Background: People with HIV are disproportionately co-infected with the Hepatitis C virus (HCV) and experience accelerated liver-related morbidity and mortality. Direct-acting antivirals (DAAs) are well-tolerated and yield high sustained virologic response (SVR) rates. However, DAA uptake is low. This study characterizes the DAA-era HCV treatment cascade among US men and women with and without HIV and identifies treatment barriers.
Methods: We constructed HCV treatment cascades using data from two observational cohorts: Women''s Interagency HIV Study (women, six semiannual visits, 2015-2018, n=2,447) and Multicenter AIDS Cohort Study (men, one visit, 2016-2017, n=2221). Cascades included HCV treatment-eligible individuals, defined as HCV RNA+ or reported DAAs. Surveys captured clinical (e.g., CD4/viral load, poor health), patient (e.g., missed visits), system (e.g., appointment access), and financial (e.g., insurance) barriers.
Results: 323 women and 92 men were HCV RNA+ or reported DAAs. Most women/men had HIV (77%/70%) and were Black (69%/63%); median age (interquartile range) was 56 (51-60) and 58 (55-63), respectively. Despite similar treatment interest, HIV+ women were more likely to attain cascade outcomes than HIV- women (82% vs. 61% recommended, 69% vs. 43% initiated, with 63% of HIV+ vs. 37% of HIV- women achieving SVR); similar discrepancies were noted for men (Figure). Men were less likely to progress through the cascade. Individuals reporting substance use and Black men were less often treated. Women initiating treatment (vs. those not) differed in proportions of visits with reported patient (14%/33%) and system barriers (34%/17%), but not clinical (32%/35%) or financial barriers (26%/24%). Among men not treated, clinical barriers were most often reported (53%), compared to patient (1%), system (2%), and financial (2%) barriers.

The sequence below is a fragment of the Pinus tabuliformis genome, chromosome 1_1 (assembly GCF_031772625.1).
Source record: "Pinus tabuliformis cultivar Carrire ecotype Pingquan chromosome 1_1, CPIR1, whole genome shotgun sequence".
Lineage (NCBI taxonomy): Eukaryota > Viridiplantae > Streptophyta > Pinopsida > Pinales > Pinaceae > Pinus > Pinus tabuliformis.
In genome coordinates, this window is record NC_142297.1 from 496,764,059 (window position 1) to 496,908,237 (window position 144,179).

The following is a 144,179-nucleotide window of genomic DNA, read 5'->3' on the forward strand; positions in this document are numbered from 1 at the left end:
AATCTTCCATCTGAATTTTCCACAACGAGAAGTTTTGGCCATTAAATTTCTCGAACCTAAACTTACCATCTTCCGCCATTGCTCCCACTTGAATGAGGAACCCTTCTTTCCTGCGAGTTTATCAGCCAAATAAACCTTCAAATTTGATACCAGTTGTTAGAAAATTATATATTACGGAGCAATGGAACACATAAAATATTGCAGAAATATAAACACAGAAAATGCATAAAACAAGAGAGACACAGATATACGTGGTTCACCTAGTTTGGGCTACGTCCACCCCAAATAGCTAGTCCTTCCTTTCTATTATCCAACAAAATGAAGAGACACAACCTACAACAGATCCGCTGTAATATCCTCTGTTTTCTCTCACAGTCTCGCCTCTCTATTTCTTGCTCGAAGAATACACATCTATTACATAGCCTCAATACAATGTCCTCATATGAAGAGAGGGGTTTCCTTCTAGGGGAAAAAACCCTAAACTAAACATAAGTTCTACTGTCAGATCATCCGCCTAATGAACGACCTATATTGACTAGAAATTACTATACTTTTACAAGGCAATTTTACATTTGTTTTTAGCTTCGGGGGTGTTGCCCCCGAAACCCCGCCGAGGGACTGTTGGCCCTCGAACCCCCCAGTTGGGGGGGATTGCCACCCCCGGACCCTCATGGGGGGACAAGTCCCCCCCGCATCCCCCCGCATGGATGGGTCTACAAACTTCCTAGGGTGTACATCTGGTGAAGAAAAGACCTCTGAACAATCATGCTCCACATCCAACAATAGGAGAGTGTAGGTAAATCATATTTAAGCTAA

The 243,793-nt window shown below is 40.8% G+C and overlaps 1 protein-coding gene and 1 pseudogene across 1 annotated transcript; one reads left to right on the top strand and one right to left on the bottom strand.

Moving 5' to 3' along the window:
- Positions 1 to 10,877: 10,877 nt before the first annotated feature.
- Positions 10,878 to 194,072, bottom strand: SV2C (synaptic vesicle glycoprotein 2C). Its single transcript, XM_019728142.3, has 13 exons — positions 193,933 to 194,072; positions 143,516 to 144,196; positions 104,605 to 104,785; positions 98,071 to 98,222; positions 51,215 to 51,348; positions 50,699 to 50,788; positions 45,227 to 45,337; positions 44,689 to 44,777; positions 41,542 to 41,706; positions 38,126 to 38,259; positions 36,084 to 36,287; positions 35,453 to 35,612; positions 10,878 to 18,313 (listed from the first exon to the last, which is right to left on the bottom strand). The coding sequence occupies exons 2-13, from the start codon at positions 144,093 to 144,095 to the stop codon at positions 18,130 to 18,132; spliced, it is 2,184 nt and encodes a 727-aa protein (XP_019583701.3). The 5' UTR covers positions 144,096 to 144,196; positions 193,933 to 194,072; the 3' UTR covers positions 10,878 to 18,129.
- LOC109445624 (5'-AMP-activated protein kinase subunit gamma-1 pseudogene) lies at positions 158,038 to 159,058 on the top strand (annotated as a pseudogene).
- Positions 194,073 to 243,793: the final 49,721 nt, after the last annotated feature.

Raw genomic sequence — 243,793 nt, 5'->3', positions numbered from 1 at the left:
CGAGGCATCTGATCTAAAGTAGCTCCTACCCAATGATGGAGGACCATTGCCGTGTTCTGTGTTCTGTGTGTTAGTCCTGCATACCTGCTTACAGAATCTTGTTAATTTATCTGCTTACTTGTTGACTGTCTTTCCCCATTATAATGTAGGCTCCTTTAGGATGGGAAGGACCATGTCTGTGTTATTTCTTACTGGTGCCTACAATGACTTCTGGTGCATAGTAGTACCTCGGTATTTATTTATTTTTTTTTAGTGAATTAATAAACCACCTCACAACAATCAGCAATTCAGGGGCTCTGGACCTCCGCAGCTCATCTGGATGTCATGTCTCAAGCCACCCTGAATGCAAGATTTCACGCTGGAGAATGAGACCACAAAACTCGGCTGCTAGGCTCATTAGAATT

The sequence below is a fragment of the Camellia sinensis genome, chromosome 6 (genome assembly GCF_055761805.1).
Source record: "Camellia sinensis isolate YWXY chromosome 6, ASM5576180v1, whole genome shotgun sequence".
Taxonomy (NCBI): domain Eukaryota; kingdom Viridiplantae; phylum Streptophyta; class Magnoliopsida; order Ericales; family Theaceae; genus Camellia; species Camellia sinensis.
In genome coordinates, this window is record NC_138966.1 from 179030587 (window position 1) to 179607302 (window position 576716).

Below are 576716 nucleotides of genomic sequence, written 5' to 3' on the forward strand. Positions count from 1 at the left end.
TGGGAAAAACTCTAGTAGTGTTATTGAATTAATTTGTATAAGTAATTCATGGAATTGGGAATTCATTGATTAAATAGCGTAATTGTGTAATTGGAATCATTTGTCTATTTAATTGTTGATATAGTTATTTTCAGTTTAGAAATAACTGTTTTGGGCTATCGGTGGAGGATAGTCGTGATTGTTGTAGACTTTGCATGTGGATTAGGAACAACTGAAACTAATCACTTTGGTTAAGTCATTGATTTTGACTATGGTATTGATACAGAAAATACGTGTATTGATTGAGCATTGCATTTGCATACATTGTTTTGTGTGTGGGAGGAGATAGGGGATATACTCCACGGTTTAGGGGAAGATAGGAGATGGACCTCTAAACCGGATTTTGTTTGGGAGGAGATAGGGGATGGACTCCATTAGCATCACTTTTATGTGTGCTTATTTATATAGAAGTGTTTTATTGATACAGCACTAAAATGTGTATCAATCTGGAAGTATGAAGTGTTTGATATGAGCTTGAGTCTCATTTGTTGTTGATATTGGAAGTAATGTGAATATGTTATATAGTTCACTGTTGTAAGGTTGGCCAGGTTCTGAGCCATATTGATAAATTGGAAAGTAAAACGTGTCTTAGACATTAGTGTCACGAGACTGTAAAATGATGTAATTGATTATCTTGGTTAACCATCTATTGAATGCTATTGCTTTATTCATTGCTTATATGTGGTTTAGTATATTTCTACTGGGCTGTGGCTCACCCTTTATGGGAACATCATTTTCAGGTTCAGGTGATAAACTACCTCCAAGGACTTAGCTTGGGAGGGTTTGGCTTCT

Conclusions: In our cohorts, people with HIV were more likely to receive treatment for HCV and attain SVR. HIV-related care may facilitate navigation of HCV treatment barriers. HIV- individuals, Black men, and substance users may need additional support.

Direct-acting antiviral Hepatitis C treatment cascade among US men and women, by HIV status (n=415)
[Direct-acting antiviral Hepatitis C treatment cascade among US men and women, by HIV status (n=415)]

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